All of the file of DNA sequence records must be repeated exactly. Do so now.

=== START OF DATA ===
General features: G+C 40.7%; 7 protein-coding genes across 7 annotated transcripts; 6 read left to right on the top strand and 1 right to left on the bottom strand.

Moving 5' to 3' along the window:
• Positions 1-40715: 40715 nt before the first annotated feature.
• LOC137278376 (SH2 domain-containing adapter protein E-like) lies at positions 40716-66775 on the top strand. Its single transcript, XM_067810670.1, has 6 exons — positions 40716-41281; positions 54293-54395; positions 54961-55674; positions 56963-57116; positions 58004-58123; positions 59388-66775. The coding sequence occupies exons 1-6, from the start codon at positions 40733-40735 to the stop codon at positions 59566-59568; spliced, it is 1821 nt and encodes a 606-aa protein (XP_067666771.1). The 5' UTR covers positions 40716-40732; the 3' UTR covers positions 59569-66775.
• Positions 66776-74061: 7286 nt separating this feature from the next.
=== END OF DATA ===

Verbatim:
General features: G+C 40.7%; 7 protein-coding genes across 7 annotated transcripts; 6 read left to right on the top strand and 1 right to left on the bottom strand.

Moving 5' to 3' along the window:
• Positions 1-40715: 40715 nt before the first annotated feature.
• LOC137278376 (SH2 domain-containing adapter protein E-like) lies at positions 40716-66775 on the top strand. Its single transcript, XM_067810670.1, has 6 exons — positions 40716-41281; positions 54293-54395; positions 54961-55674; positions 56963-57116; positions 58004-58123; positions 59388-66775. The coding sequence occupies exons 1-6, from the start codon at positions 40733-40735 to the stop codon at positions 59566-59568; spliced, it is 1821 nt and encodes a 606-aa protein (XP_067666771.1). The 5' UTR covers positions 40716-40732; the 3' UTR covers positions 59569-66775.
• Positions 66776-74061: 7286 nt separating this feature from the next.